Their meat department was pretty sound, too. I’ve never seen a package of fresh “dead animal” that was starting to look EWWWW. Props to quality control on that aspect, too.
Piggly Wiggly: The bottom of the price comparison sheet, it has one thing going for it: Olsen’s meat department (Larry’s carries some of their stuff, too). Their regular prices on meats are on par with most stores. No one can deny that the former Blazei’s Sausage shop recipes make this a great choice, but at a price.
Piggly Wiggly did not win a single category in my price comparison.
SuperValu: Since Green Bay Consumer reader Rebecca is the one who checked prices, I thought I’d let her do the talking:
“In a nutshell, I am glad I rarely shop here… our family of 8 would go broke in a week!”
I think that sums up Super Valu.
Copps: I saved Copps for last because holy buckets, they’re in the gutter for every day prices. They get all the publicity because they double coupons, but at what cost to the consumer? The items you might need to buy but aren’t on sale and for which there isn’t a coupon can easily wipe out the double coupon “bonus” you get. Again, I should have listened to my mother, who insisted their prices were higher than everyone else! (except for the Pig, but she doesn’t usually shop there).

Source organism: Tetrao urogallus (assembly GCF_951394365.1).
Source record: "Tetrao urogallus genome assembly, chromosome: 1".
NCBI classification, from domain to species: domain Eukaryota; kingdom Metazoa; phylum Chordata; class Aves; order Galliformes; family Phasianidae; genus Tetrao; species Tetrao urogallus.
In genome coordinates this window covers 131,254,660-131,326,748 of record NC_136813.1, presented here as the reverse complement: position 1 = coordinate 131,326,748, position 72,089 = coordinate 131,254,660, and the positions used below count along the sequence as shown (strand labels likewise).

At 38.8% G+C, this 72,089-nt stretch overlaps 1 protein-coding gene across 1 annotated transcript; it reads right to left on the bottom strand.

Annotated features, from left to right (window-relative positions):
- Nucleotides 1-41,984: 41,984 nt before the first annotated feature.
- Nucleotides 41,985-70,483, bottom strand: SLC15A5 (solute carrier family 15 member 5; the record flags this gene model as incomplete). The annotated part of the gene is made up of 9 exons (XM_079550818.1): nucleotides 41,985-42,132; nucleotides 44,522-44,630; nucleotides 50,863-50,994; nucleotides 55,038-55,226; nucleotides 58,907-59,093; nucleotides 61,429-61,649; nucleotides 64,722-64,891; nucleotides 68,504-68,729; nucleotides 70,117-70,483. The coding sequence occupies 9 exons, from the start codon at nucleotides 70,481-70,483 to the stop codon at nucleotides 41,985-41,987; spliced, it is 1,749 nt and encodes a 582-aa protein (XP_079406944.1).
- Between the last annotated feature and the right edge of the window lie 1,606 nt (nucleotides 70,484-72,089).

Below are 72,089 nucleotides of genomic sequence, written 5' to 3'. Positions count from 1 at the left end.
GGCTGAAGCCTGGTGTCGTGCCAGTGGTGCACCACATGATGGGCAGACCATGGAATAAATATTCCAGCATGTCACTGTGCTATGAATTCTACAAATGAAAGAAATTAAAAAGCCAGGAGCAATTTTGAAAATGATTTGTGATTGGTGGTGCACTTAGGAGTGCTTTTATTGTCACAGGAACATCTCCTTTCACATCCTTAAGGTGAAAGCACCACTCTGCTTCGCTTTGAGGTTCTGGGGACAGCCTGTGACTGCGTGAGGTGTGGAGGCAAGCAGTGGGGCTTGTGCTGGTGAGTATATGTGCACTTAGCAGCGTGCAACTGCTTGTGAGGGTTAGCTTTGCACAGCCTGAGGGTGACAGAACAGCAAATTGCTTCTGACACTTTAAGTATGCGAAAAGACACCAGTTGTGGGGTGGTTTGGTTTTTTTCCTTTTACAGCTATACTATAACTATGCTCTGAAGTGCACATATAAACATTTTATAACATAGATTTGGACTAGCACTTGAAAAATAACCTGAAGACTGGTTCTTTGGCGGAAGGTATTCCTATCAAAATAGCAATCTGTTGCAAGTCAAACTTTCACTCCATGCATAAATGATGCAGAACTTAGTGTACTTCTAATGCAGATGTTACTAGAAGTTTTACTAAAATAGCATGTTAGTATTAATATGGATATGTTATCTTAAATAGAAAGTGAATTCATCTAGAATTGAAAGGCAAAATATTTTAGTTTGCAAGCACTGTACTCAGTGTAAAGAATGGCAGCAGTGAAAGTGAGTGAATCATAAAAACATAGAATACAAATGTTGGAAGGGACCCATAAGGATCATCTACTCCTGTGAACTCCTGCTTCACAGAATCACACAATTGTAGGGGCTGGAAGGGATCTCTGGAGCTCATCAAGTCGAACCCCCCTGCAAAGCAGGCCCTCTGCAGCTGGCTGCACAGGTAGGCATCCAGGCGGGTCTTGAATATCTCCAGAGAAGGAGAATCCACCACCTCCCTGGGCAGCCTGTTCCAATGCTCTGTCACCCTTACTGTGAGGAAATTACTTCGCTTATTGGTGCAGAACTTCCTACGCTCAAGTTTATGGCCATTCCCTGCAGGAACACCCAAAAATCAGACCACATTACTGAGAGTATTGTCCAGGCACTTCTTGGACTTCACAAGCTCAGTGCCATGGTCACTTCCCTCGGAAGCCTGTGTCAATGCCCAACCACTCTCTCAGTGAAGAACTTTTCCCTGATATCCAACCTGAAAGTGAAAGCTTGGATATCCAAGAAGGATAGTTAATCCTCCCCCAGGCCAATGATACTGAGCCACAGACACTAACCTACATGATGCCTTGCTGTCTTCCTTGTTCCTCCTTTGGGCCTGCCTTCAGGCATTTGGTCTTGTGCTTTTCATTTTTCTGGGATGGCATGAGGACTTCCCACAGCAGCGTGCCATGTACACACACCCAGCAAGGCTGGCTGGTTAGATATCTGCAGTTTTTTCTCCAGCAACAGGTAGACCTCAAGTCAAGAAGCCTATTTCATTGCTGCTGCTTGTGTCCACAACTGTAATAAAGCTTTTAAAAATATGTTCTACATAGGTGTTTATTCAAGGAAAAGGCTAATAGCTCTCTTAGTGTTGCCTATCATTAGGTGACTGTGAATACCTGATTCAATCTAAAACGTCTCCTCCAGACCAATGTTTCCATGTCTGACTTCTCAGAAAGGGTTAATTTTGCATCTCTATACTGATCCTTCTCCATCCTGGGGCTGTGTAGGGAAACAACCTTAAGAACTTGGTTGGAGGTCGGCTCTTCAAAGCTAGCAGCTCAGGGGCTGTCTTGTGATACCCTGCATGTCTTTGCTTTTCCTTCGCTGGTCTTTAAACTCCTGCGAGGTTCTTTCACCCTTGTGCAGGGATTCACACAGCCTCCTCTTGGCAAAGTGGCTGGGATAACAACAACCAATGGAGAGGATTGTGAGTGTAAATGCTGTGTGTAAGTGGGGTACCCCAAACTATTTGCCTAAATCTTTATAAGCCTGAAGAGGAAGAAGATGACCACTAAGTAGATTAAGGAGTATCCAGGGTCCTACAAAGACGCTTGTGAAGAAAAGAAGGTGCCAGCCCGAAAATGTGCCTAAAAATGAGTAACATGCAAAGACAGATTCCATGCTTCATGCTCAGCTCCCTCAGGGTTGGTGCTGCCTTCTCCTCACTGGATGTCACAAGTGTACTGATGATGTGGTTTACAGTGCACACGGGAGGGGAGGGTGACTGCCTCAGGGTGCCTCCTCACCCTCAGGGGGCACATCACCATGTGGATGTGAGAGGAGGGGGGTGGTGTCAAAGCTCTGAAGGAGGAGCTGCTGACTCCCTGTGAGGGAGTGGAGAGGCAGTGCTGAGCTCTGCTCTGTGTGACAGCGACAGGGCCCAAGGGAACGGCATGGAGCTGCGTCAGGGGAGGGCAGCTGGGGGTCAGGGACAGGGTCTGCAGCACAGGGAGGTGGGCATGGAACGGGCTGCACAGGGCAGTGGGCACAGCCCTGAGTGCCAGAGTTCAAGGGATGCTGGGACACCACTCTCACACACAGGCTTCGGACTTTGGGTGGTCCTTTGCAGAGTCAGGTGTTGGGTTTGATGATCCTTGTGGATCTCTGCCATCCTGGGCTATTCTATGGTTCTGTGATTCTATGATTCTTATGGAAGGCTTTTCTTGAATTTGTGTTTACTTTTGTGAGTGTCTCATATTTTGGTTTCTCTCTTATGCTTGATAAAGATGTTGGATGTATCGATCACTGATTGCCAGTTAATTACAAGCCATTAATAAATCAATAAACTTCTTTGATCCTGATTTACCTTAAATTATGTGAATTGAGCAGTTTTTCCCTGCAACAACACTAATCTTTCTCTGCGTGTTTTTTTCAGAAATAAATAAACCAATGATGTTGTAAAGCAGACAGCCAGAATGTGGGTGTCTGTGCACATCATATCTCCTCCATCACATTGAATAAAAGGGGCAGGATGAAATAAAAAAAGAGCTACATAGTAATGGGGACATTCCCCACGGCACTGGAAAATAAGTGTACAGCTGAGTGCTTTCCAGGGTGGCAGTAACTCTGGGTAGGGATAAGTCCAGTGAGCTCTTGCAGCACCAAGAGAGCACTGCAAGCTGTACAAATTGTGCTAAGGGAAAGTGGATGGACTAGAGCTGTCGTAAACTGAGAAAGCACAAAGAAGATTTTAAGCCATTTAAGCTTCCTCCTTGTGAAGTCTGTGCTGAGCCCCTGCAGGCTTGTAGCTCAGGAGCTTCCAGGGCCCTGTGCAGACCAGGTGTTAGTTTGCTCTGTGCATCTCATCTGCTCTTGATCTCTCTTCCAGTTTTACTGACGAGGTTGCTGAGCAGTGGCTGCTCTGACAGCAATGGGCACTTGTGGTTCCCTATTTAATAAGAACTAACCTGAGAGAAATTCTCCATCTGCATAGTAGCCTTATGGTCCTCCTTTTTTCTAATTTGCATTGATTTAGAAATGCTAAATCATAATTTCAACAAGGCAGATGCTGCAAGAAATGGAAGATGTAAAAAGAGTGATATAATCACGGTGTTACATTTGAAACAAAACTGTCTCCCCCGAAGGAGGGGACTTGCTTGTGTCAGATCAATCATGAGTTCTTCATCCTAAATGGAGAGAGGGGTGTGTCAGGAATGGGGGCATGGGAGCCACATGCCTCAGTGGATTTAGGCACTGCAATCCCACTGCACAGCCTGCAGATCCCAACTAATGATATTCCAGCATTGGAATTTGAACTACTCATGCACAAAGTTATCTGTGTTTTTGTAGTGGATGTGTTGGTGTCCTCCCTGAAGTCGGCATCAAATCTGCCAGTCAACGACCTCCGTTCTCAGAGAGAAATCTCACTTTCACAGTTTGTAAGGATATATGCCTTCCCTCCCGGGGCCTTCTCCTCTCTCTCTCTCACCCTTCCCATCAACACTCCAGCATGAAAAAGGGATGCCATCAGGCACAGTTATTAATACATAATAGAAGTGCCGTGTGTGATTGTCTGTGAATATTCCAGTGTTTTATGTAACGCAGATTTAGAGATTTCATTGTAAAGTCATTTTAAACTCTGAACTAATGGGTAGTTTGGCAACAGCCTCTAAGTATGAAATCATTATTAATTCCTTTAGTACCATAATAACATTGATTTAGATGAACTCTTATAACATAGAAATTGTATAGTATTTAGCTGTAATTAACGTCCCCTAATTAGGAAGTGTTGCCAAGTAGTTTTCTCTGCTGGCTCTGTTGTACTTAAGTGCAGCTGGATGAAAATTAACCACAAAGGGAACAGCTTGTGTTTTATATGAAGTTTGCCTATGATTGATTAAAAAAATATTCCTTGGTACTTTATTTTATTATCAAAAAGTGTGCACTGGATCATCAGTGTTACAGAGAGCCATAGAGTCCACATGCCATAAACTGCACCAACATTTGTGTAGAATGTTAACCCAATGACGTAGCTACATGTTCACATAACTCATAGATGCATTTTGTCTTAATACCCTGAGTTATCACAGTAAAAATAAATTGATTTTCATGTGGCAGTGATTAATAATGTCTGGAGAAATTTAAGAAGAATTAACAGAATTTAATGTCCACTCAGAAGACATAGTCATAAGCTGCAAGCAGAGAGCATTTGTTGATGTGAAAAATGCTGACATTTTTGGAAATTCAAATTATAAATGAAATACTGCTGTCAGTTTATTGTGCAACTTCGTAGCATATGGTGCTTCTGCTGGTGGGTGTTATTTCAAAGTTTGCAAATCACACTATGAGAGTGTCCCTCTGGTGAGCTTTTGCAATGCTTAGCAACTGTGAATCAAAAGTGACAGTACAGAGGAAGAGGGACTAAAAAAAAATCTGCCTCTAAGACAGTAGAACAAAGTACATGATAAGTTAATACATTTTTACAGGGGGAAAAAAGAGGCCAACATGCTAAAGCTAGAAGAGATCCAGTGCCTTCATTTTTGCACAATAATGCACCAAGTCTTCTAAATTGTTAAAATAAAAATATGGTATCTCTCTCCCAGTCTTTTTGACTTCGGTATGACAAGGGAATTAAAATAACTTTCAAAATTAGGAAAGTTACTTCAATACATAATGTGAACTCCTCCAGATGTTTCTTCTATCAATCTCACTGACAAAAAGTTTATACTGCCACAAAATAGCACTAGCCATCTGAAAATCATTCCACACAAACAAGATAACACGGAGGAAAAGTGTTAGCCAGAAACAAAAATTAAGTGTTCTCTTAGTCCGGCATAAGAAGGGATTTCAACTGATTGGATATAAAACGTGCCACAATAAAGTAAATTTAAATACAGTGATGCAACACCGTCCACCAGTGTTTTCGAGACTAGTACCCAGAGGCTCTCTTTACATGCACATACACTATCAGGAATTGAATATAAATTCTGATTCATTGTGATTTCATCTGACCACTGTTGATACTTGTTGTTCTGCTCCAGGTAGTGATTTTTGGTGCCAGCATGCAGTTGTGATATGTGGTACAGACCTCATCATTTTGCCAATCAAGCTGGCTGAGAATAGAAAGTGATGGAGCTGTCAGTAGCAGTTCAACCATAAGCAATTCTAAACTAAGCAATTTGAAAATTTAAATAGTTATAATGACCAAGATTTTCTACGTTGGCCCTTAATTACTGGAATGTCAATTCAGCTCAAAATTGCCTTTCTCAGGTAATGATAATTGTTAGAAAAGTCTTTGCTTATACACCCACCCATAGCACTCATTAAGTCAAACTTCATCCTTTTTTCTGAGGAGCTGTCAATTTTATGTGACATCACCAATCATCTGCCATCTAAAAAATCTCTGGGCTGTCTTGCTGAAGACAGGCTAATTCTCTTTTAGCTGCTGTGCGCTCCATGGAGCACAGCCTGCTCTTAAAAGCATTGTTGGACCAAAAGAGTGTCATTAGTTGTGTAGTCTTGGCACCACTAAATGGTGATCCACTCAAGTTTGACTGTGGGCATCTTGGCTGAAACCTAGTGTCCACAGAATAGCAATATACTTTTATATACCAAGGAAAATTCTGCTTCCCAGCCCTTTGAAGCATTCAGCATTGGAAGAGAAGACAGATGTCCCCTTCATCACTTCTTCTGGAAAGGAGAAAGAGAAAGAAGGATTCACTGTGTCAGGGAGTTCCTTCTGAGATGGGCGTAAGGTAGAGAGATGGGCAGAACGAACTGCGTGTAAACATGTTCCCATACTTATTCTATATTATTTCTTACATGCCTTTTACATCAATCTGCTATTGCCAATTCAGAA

I would like to reiterate from my earlier post that I checked 30+ products at each store. Every grocery store has thousands of items (except Aldi), but as my experiment showed, if you don’t use coupons and shop the sales, you choice could cost you or save you, as much as $20 from the lowest-priced store to the highest.